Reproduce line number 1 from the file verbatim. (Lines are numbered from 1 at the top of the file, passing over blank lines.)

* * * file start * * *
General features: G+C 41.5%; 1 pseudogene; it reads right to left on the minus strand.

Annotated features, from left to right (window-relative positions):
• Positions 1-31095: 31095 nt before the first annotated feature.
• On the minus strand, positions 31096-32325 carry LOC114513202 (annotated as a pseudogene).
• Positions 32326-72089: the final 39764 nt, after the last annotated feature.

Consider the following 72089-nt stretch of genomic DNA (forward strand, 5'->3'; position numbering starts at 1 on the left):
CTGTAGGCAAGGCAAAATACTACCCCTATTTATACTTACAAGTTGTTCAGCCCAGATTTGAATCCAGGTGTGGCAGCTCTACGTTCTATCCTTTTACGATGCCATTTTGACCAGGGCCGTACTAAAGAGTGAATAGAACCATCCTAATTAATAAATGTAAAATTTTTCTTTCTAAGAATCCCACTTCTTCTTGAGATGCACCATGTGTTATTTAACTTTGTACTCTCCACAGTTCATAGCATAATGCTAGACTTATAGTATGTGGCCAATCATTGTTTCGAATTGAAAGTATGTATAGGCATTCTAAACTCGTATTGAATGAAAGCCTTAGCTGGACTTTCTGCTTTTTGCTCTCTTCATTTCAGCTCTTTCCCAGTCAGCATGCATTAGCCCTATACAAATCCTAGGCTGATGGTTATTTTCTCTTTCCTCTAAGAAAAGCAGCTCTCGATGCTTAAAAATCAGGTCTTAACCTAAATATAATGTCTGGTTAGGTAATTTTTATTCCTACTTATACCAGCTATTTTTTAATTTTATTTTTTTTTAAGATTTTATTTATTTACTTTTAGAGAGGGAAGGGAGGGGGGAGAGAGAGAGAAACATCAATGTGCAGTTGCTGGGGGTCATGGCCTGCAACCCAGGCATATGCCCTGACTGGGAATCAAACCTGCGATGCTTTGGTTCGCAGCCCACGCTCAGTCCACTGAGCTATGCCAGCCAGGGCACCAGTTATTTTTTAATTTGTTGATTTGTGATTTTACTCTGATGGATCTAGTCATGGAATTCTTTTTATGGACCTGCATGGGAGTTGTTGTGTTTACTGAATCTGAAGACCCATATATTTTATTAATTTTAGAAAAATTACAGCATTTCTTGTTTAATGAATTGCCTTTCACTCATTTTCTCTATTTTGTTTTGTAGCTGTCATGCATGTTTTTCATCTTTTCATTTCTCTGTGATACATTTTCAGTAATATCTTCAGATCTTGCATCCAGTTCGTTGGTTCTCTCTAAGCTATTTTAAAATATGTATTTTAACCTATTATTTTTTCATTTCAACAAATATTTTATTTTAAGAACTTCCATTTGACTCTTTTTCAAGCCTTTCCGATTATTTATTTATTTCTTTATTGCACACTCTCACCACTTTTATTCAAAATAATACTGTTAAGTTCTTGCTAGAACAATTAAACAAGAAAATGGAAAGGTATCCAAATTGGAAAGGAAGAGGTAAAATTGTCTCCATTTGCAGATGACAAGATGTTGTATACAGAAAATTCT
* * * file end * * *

General features: G+C 41.5%; 1 pseudogene; it reads right to left on the minus strand.